Islamabad, Feb 3 (efe-epa).- The authorities in Pakistan have extended the persecution of the Ahmadi religious minority living abroad with an attempt to close a website of this community in the United States.
The administrators of the website have been threatened with charges of blasphemy, a crime punishable by death on Pakistani soil.
Amnesty International (AI), Human Rights Watch and the International Commission of Jurists on Wednesday, in a statement, denounced the attempt to shut down the website by the Pakistan Telecommunications Authority (PTA) and called for an end to the persecution of Ahmadis.
“The PTA’s efforts to close down their US website shows that even then,a life free from discrimination can be out of reach (for this community),” AI’s Deputy Regional Director Samira Hamidi said.
The Pakistani Ahmadis are a Muslim sect founded in the 19th century in India by Mirza Ghulam Ahmad, whom they consider a prophet, which clashes with the Islamic belief of Muhammad as the last messenger of God.
This minority community are seen as blasphemers by the orthodox Muslim groups and have long been victims of religious persecution.
As per the country’s penal code, they are prohibited from “impersonating Muslims”, calling their places of worship mosques or selling texts of their sect, which could lead to penalties of up to three years. They are even forbidden from using the typical Muslim greeting “assalamu alaikum”.
Official government documents, such as passports, mention them solely as Ahmadis.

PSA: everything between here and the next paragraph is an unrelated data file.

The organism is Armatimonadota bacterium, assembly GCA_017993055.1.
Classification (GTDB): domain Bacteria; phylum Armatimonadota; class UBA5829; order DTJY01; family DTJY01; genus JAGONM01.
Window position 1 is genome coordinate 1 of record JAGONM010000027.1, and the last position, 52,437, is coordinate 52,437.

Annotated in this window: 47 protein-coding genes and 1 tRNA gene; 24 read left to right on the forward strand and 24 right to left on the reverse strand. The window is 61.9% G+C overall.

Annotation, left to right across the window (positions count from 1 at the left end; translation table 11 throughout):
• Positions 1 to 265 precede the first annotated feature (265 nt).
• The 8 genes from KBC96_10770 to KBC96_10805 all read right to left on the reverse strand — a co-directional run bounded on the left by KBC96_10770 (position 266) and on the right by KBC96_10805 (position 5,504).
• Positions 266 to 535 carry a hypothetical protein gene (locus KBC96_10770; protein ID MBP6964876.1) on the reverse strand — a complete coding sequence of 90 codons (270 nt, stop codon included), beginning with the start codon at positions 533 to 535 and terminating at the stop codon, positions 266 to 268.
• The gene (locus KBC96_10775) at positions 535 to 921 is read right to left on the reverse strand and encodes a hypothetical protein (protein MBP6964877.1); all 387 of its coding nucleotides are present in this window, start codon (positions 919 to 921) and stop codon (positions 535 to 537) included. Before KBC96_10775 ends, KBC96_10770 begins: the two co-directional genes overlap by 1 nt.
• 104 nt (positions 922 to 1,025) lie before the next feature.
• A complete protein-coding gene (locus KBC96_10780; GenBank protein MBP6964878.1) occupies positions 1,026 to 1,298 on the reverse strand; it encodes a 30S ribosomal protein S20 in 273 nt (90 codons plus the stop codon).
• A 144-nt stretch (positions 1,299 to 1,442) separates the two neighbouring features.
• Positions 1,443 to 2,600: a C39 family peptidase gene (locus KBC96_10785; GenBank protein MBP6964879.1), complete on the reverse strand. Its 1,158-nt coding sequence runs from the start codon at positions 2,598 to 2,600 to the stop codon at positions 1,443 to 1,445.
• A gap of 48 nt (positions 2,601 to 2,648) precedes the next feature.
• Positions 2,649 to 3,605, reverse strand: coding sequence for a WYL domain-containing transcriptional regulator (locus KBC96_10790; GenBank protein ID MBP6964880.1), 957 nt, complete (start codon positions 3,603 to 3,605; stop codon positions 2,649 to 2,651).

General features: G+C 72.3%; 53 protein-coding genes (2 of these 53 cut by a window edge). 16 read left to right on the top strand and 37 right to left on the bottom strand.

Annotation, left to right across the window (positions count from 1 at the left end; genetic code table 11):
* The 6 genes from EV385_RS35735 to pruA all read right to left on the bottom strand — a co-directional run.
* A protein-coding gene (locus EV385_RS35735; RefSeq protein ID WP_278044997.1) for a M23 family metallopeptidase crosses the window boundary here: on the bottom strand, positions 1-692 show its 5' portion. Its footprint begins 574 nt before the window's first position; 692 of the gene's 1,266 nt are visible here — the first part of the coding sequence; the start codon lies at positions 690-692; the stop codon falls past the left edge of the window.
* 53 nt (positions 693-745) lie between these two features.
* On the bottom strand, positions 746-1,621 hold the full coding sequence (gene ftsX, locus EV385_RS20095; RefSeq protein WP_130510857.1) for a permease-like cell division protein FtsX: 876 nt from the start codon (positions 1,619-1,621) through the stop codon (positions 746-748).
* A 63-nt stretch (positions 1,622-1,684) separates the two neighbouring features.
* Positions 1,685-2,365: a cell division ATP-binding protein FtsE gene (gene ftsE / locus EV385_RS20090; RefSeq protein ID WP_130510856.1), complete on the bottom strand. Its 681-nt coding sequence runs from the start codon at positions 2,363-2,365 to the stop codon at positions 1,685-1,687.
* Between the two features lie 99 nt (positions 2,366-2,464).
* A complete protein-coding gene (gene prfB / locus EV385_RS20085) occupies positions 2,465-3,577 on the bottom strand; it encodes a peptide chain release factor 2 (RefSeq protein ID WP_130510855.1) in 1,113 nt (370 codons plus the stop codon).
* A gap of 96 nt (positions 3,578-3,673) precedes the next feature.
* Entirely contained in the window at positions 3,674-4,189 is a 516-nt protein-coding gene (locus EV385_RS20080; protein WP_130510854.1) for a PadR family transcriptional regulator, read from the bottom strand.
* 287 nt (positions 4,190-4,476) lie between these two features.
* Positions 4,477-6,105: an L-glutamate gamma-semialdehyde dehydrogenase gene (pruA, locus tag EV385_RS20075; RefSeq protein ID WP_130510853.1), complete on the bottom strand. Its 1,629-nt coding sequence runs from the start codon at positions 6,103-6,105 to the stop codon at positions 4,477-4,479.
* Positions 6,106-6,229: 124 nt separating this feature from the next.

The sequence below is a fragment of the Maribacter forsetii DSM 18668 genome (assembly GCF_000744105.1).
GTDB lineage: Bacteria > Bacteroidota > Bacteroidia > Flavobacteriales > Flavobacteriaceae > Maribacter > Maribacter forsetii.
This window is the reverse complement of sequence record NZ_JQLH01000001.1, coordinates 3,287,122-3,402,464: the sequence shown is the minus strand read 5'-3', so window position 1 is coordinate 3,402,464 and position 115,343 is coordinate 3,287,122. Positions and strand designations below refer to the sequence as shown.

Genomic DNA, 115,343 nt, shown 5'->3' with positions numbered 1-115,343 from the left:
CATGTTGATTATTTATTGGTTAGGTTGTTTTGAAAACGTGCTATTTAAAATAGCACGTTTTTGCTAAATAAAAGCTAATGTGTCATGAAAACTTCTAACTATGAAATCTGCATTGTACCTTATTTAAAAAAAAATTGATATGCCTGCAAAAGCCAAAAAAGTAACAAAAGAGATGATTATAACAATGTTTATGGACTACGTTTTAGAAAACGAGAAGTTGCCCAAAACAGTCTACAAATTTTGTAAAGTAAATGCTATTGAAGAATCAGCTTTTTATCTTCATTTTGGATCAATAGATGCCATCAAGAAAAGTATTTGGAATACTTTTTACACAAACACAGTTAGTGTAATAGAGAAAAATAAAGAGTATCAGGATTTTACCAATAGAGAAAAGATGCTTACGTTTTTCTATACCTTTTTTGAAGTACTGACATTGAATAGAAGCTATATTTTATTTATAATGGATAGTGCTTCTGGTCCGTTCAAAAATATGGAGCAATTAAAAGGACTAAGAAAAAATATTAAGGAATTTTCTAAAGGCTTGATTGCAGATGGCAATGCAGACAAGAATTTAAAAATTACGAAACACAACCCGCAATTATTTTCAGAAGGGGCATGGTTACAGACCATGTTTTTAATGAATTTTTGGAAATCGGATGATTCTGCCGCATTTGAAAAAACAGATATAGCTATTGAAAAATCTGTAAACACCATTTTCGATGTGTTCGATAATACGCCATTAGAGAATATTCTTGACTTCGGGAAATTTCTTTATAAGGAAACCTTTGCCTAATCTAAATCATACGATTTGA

PTA had sent a legal notice in December to trueislam.com in which it said that the page violated Pakistan’s Constitution and warned them that they would face blasphemy charges for calling themselves Muslims and a $3.1 million fine if they did not shut down the website.
This website provides information about the history and beliefs of the minority community, as well as its activities on American soil, such as blood donation campaigns and support for war veterans.
“It’s obvious the PTA seeks to prosecute US citizens operating a US-based website,” said lawyer Amjad Mahmood Khan, one of the administrators of the website.
“This is an unprecedented act to extend the reach of Pakistan’s abominable blasphemy laws to US citizens, and it’s a new frontier in persecution for Ahmadis worldwide,” added Khan.
A spokesperson for the Ahmadi community in Pakistan refused to comment on the actions of the Pakistani authorities.
The Pakistani authorities have, using the threat of legal action, also looked to compel Google and Wikipedia to delete so called sacrilegious content against Islam, for including Ahmadi doctrine in their searches and encyclopedia content. EFE-EPA